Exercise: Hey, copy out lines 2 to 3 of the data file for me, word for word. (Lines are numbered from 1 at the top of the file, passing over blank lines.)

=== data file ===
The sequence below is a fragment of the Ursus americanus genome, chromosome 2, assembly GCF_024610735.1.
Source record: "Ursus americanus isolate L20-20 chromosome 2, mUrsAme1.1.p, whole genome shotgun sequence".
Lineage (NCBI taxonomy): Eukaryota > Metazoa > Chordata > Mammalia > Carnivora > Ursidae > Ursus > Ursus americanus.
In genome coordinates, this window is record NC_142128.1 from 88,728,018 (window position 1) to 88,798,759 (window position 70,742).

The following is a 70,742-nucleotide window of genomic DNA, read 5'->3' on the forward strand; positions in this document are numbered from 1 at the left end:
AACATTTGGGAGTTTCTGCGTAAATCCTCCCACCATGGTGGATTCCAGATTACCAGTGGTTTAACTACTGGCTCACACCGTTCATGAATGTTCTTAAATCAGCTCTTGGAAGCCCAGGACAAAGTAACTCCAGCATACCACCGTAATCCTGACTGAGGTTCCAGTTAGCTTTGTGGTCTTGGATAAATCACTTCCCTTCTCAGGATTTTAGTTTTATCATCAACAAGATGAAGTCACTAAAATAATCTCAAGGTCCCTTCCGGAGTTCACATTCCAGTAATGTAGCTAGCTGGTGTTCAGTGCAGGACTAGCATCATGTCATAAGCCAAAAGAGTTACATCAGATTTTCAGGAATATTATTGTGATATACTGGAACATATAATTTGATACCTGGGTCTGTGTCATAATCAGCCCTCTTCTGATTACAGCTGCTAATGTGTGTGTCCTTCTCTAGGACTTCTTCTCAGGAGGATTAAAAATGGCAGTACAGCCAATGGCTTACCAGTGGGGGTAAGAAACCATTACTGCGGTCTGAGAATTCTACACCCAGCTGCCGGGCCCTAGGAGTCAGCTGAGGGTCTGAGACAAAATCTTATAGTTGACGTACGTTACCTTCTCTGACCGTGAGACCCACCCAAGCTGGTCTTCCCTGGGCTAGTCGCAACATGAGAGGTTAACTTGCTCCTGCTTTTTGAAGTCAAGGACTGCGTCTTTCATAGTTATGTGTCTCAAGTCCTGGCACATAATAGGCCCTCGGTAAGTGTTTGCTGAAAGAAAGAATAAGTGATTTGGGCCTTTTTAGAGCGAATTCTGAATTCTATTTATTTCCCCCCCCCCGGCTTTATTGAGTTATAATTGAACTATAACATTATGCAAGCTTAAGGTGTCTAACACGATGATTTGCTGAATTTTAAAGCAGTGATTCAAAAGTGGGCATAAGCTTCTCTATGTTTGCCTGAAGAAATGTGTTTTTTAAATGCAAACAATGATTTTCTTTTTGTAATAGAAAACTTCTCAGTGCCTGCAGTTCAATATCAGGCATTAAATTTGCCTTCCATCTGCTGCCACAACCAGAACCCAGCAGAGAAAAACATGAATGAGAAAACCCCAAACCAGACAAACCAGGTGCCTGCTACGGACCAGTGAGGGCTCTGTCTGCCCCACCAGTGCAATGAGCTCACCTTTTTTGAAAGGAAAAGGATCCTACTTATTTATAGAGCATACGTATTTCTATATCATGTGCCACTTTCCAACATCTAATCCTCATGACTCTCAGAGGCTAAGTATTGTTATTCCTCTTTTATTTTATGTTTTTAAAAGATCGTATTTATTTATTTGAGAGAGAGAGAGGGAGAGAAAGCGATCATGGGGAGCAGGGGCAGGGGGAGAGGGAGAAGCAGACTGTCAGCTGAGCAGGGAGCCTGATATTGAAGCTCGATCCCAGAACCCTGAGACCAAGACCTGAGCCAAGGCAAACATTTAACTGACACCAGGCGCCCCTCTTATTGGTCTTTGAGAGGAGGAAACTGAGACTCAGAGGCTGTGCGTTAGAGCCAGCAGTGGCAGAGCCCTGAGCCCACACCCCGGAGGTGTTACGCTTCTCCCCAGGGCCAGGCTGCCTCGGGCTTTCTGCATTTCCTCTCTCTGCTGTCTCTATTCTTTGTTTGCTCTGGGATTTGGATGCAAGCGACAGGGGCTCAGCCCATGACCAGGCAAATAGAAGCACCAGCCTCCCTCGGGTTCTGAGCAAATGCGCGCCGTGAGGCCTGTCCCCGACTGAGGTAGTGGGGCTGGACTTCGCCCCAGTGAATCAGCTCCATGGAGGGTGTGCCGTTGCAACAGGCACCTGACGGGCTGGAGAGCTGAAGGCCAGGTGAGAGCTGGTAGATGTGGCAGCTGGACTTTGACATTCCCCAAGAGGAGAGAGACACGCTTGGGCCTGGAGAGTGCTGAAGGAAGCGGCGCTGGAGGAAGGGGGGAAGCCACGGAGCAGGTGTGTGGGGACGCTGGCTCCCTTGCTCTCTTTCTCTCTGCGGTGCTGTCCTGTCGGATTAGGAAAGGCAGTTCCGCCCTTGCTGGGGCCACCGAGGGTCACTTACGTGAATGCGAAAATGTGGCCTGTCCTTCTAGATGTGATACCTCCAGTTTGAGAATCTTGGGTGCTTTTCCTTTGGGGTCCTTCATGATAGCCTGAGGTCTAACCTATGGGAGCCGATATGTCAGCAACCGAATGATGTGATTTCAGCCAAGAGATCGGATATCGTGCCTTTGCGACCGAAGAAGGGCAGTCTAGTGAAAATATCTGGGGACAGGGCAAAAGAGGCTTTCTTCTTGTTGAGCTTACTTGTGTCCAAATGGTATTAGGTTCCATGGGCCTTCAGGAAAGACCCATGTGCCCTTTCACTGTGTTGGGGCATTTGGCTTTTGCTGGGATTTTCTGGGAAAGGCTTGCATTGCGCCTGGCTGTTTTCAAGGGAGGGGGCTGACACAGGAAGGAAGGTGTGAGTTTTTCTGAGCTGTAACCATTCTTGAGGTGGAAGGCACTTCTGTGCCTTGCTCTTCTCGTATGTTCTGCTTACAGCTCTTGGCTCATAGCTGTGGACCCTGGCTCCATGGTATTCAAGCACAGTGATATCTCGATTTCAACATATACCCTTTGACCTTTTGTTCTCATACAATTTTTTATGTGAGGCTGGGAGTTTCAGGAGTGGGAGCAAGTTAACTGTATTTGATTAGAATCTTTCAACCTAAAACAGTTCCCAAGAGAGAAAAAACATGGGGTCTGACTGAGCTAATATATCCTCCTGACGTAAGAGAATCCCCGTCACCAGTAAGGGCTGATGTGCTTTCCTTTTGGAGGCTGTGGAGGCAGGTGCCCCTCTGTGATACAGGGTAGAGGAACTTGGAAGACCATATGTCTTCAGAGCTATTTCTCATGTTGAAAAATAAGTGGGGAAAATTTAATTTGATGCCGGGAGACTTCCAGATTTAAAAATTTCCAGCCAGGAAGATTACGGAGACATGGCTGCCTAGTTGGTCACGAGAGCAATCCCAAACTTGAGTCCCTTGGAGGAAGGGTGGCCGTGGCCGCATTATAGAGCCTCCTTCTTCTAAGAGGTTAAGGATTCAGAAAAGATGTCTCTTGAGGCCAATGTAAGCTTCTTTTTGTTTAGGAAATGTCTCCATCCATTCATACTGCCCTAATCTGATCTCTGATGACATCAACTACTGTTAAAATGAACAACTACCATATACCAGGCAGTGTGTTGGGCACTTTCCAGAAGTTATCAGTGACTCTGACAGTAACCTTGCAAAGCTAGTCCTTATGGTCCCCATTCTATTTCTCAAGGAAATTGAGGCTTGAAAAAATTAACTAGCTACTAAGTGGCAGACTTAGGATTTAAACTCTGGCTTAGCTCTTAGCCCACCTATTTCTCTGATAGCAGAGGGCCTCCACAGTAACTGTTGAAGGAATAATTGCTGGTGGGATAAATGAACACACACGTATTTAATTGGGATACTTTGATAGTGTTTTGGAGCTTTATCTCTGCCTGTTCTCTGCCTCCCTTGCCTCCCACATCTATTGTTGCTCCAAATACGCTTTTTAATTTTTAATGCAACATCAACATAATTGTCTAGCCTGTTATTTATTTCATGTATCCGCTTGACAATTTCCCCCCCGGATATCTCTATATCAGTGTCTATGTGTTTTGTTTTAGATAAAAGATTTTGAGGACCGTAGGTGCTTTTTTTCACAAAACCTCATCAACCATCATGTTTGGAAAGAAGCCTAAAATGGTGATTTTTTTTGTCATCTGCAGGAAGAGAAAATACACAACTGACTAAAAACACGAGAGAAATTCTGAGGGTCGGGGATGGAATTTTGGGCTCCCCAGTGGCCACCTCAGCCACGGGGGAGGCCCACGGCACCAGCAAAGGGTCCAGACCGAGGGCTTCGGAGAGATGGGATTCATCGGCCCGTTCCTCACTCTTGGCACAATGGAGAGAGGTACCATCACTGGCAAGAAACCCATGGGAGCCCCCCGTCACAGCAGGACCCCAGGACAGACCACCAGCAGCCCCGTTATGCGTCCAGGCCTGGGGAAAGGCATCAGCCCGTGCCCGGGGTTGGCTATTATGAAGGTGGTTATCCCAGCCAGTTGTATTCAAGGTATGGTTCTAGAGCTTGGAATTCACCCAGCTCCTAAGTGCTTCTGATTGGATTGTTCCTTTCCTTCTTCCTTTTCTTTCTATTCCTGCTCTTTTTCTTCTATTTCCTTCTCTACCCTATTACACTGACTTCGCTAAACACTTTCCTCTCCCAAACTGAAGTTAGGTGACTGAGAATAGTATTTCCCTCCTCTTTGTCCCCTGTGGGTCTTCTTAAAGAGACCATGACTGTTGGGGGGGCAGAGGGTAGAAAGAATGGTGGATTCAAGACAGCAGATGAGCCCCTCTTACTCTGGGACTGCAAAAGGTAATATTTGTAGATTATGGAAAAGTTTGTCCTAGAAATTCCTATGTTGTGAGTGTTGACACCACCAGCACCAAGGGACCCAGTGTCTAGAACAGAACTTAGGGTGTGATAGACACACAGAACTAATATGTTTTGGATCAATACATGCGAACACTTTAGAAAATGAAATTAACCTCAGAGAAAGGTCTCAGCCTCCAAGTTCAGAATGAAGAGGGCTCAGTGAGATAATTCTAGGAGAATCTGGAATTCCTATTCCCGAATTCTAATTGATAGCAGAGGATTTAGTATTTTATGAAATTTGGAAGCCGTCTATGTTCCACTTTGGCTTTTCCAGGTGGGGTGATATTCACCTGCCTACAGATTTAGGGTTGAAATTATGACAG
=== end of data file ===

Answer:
Source record: "Ursus americanus isolate L20-20 chromosome 2, mUrsAme1.1.p, whole genome shotgun sequence".
Lineage (NCBI taxonomy): Eukaryota > Metazoa > Chordata > Mammalia > Carnivora > Ursidae > Ursus > Ursus americanus.